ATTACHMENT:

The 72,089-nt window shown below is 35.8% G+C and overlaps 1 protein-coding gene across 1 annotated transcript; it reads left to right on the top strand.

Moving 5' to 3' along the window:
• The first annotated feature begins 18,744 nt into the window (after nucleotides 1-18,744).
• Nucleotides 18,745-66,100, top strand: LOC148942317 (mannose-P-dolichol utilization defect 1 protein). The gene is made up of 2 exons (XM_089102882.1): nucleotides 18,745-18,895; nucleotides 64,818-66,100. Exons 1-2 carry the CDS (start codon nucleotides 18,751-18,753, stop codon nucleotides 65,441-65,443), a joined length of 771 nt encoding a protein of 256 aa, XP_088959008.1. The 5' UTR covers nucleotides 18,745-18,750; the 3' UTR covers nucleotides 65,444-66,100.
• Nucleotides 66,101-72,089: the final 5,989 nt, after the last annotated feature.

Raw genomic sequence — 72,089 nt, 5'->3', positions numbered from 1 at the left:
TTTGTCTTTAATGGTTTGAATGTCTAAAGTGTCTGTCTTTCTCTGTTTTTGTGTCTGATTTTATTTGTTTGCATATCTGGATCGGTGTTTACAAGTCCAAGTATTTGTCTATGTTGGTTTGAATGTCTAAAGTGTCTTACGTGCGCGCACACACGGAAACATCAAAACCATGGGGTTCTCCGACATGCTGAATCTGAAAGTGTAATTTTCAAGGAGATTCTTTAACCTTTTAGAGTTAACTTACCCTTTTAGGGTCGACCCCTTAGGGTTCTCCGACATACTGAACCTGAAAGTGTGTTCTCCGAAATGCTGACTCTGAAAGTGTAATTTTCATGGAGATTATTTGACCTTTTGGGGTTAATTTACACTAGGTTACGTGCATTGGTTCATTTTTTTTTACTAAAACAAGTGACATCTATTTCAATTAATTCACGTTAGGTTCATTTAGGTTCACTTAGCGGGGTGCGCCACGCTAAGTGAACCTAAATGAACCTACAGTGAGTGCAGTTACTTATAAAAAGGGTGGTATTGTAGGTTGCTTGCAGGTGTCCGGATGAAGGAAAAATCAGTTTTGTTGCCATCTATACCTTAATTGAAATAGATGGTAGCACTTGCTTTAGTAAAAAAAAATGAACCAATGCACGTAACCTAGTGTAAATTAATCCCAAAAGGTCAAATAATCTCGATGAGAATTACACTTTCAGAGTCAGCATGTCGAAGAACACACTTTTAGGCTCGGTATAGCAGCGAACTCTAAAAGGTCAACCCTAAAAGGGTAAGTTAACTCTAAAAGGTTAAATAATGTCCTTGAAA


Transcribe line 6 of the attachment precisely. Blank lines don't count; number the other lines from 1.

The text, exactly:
Raw genomic sequence — 72,089 nt, 5'->3', positions numbered from 1 at the left: